In response, Yount concedes the UCCJEA was designed for interstate rather than intrastate conflict resolution. Nevertheless, he argues it was not unreasonable for the district court to utilize the UCCJEA to analyze this intrastate conflict. We disagree.
Jurisdiction and venue are not interchangeable. As the Kansas Supreme Court noted in In re Rumsey, 276 Kan. at 77, "[t]he UCCJEA addresses jurisdiction for Kansas courts. It does not address the determination of venue between the state's district courts." Thus, we conclude the district court erred in finding it had venue over a post-divorce custody action based on the UCCJEA. Rather, questions of venue in post-judgment actions are controlled by K.S.A. 60-607 and K.S.A. 2004 Supp. 60-609, which govern venue and change of venue, respectively, in domestic relations actions.
Yount suggests that even if the district court relied on the wrong body of law, its decision regarding venue was a matter of discretion and should be upheld if it was correct for any reason. Yount suggests K.S.A. 2004 Supp. 60-609 provides sufficient statutory basis to support the district court's decision regarding venue.
Before considering whether the denial of venue may be upheld under K.S.A. 2004 Supp. 60-609, we must first consider Hulse's argument that the district court was without discretion to deny the change of venue based upon the parties' choice of venue provision incorporated into the divorce decree.
The venue provision
(1) Enforceability of the separation agreement under K.S.A. 2004 Supp. 60-1610(b)(3)
Hulse argues the district court erred in refusing to enforce the couple's agreement to transfer venue of "any further litigation concerning the parties' minor child." She argues that because the agreement was incorporated into the divorce decree, it must be enforced as a valid separation agreement pursuant to K.S.A. 2004 Supp. 60-1610(b)(3). That section in its entirety, mandates:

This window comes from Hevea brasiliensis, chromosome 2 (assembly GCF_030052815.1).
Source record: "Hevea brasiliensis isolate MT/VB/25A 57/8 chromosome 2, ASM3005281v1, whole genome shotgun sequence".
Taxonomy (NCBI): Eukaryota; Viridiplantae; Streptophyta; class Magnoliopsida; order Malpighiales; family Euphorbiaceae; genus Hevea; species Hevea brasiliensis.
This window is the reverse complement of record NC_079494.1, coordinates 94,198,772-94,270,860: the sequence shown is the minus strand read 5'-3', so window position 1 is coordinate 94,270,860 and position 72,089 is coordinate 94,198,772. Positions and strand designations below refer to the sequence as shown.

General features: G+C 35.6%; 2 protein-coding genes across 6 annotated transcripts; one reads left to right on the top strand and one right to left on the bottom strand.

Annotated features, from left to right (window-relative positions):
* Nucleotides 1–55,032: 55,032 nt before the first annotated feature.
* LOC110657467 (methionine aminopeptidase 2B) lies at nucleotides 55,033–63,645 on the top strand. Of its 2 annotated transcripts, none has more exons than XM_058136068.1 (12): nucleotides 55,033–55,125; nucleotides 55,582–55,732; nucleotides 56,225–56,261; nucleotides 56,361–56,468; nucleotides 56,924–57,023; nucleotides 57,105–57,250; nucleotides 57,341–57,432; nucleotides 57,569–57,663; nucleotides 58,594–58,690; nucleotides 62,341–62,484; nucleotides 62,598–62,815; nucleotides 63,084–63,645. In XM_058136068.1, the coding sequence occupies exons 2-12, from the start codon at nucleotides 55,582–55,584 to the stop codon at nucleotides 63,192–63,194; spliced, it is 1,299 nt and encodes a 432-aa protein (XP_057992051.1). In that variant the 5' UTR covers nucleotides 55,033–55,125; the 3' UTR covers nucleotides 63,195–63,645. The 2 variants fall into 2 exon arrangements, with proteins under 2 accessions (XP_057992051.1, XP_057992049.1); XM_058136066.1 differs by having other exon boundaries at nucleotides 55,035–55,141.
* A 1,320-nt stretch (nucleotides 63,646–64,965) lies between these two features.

"If the parties have entered into a separation agreement which the court finds to be valid, just and equitable, the agreement shall be incorporated in the decree. A separation agreement may include provisions relating to a parenting plan. The provisions of the agreement on all matters settled by it shall be confirmed in the decree except that any provisions relating to the legal custody, residency, visitation parenting time, support or education of the minor children shall be subject to the control of the court in accordance with all other provisions of this article. Matters settled by an agreement incorporated in the decree, other than matters pertaining to the legal custody, residency, visitation, parenting time, support or education of the minor children, shall not be subject to subsequent modification by the court except: (A) As prescribed by the agreement or (B) as subsequently consented to by the parties." (Emphasis added.)